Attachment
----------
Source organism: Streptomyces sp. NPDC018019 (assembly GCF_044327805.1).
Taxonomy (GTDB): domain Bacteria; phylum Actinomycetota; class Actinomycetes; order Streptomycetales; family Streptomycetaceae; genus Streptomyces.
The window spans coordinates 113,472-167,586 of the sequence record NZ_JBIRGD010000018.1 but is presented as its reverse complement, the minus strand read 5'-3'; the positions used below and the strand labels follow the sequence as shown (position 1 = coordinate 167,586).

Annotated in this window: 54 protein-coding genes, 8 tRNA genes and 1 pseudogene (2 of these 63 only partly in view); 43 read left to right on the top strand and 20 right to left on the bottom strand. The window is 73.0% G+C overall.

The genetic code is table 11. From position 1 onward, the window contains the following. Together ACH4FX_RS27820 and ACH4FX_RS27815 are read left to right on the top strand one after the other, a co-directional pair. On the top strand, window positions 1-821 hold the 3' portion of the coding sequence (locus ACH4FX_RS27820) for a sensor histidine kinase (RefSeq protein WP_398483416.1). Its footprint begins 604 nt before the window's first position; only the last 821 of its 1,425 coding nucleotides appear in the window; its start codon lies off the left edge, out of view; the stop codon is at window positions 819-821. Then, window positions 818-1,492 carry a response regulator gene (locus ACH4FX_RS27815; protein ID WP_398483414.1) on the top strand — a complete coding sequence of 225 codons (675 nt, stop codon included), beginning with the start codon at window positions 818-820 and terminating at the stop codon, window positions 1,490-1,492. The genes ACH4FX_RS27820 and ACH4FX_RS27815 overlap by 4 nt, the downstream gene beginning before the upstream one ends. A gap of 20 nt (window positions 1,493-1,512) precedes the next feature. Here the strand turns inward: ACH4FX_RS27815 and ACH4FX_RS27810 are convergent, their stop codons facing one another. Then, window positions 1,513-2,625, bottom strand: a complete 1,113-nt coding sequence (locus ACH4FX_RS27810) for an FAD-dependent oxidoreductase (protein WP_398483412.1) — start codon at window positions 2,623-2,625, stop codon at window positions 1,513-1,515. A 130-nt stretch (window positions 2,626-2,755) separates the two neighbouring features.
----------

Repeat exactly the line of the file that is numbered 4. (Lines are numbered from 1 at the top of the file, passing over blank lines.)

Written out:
Annotated in this window: 54 protein-coding genes, 8 tRNA genes and 1 pseudogene (2 of these 63 only partly in view); 43 read left to right on the top strand and 20 right to left on the bottom strand. The window is 73.0% G+C overall.